“We have a very special guest here today,” said iHeart Radio’s Trey Morgan to a sea of screaming fans gathered on Broadway in downtown Nashville on Tuesday. “And I bet you know who she is.” The crowd shrieked even louder.
Behind Morgan, a petite woman with slicked-back dark hair, clad in nude latex, could be glimpsed amid a swarm of cameras and reporters. And of course, she needed no introduction: Kim Kardashian West was the reason myself and a dozen other journalists were flown by private jet from New York to Nashville that day and why some 5,000 people — many of whom had travelled over 100 miles — were currently losing their minds in the streets.
“We drove three hours just to see Kim,” said Taylor, 21. She was dressed in a crop top and pencil skirt that expertly channelled her idol. “We’re, like, the biggest fans in the world.”
“I quit my job to come here,” said Howard, 22, who was waiting with a group of friends that calls themselves the "Kim K. Crew." "I was supposed to get off at 4 p.m. but I walked out at 2 p.m. and said, 'Kim Kardashian's gonna be here and I gotta go.'"
“Without Kim Kardashian,” Howard continued, “there would be no life.”
“What I love about Kim — besides the fact that she’s just, like, a total fashion icon and the most fashionable person on the plane — is that she’s so genuine,” said Kaley, 18. “She just seems so real.” It was a sentiment echoed over and over by her fans: what they loved most about her was how “kind,” “real” and “genuine” Kardashian is.
“She doesn’t care what people think, and that’s why I look up to her,” said Taylor.
While press and fans had come to see Kardashian, Kardashian had come for Hype, an energy drink she is the “global ambassador” of. She would spend all of two hours in Nashville, most of that time behind closed doors. "I wish I could spend more time here," she said to the crowd in a painful-sounding whisper. "But I have a cold, so I need to get home." That was more or less all that Kardashian — who asked press to refer to her only as Mrs. West and to refrain from asking questions about Caitlyn Jenner or her pregnancy — would say to the crowd that day. She circled the stage twice and obliged a handful of lucky fans with a few selfies. Despite being promised “ample time” to interview her, each journalist had a hurried few minutes with her along a crammed press line.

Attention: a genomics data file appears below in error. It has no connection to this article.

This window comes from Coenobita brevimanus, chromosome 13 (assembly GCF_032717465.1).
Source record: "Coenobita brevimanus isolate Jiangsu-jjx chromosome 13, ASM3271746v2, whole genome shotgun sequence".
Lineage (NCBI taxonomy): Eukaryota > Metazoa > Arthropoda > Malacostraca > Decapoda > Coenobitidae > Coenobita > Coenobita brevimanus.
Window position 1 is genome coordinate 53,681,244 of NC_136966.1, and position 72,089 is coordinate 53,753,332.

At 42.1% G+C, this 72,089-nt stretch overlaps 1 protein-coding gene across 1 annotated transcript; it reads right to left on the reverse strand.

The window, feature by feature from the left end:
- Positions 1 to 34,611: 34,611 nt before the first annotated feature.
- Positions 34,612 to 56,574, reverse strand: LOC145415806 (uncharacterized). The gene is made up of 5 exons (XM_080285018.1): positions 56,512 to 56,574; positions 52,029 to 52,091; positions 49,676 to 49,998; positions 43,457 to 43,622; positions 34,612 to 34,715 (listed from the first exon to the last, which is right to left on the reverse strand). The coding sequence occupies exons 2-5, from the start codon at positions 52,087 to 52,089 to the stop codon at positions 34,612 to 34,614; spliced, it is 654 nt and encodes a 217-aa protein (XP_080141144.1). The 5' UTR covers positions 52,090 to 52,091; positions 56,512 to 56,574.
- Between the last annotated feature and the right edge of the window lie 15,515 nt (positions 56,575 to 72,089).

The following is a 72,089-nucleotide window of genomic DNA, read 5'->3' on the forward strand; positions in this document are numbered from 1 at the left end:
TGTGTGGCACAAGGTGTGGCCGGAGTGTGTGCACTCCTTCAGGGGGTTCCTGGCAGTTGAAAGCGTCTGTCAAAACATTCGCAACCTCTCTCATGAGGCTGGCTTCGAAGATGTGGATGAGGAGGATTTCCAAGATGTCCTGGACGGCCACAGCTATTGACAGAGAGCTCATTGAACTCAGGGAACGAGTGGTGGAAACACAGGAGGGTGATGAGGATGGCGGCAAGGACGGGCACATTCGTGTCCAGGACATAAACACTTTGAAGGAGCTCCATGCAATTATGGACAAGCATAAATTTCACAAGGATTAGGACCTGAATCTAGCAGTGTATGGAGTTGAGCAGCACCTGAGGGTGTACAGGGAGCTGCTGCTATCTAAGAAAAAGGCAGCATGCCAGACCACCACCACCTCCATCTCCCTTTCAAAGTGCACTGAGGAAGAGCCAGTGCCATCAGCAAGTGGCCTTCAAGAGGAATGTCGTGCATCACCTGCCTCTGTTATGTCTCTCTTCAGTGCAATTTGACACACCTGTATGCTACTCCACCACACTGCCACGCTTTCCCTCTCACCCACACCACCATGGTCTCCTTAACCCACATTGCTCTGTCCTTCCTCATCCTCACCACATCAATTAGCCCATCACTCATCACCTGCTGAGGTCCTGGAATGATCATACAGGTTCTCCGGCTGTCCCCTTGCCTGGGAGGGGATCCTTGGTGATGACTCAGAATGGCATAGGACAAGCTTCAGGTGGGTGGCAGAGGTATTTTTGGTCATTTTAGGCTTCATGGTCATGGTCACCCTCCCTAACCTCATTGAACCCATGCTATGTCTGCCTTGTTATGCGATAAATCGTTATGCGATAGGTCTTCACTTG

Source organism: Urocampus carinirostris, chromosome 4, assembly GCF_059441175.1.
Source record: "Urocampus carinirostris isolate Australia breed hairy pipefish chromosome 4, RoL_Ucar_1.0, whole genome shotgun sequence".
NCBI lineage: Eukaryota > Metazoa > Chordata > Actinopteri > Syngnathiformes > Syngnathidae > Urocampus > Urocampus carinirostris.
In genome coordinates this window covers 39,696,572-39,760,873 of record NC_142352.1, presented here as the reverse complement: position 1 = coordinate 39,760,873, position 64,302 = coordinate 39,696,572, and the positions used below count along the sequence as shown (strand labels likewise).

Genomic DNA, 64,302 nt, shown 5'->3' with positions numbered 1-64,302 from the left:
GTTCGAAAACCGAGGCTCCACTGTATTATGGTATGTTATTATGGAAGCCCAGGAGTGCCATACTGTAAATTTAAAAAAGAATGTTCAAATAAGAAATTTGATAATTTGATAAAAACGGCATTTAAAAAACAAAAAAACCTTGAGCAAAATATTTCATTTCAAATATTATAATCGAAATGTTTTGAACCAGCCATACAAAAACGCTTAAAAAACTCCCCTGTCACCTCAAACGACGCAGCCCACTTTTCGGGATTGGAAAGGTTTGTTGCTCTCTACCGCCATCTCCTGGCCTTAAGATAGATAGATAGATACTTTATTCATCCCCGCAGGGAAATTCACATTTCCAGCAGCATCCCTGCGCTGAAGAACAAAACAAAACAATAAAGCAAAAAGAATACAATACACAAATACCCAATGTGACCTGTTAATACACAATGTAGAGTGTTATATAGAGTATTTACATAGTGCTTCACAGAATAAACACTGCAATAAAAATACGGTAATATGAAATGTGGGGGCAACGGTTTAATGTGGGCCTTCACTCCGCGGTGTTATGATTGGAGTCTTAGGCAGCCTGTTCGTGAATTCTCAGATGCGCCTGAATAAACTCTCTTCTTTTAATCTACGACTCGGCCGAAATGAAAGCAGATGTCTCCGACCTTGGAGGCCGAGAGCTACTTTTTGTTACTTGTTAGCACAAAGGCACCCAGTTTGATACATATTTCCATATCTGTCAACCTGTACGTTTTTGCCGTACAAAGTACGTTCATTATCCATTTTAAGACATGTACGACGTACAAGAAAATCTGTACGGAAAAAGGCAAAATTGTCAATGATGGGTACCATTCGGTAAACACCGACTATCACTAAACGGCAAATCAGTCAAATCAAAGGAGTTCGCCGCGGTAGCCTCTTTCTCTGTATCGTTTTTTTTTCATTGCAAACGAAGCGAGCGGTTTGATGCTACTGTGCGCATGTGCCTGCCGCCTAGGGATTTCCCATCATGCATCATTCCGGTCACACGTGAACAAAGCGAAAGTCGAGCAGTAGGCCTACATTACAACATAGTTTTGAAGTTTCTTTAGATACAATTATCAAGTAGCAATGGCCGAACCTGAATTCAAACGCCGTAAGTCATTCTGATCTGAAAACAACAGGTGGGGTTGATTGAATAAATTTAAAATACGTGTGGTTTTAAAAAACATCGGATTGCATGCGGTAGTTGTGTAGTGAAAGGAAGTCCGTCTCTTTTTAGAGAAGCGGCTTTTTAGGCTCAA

The best tidbits I got from her were that her Met Gala dress caught fire because she was standing near candles, that "everything makes [her] sick" during this pregnancy and that she doesn’t like the term "belfie." She also revealed that she struggles with body insecurities, and that while she’ll wear double Spanx to look good for the cameras, "I’ll get home and unbutton my pants, and be normal just like anyone else."
Jo Piazza, who wrote the book "Celebrity Inc: How Famous People Make Money," estimates that Kardashian would have been paid $2 million to sign on as Hype’s spokesperson, a contract that would likely include such an appearance (as well as social media mentions and a campaign). Celebrity endorsements like these are nothing new — Kardashian has already endorsed dozens of companies — but in the wake of Tuesday’s less-than-satisfying event, I had to wonder: Is paying a celebrity like Kardashian such an exorbitant amount of money really worth it?
Undoubtedly it was her name that attracted fans and press, who would otherwise have little interest in attending an energy drink launch event.
"I probably wouldn’t have come if [Kim] wasn’t going to be here," said Alex, 18. "I had never even heard of Hype before." What did she think of the drink? "It’s okay." Would she attend Hype’s next event? "If Kim’s there, yeah."
“I came to see Kim but we missed her,” said Tracey, 23. When I asked about Hype, Tracey and her friend Veronica, 31, look puzzled. “Oh you mean this?” said Veronica, brandishing a Hype can. “It’s not bad.”
Did the event make them like Hype more as a brand? “No,” said Veronica. “It just got me to come to the event more.”
The two women were now part of a crowd of only about 50. Because once Kardashian departed a funny thing happened: So did everyone else.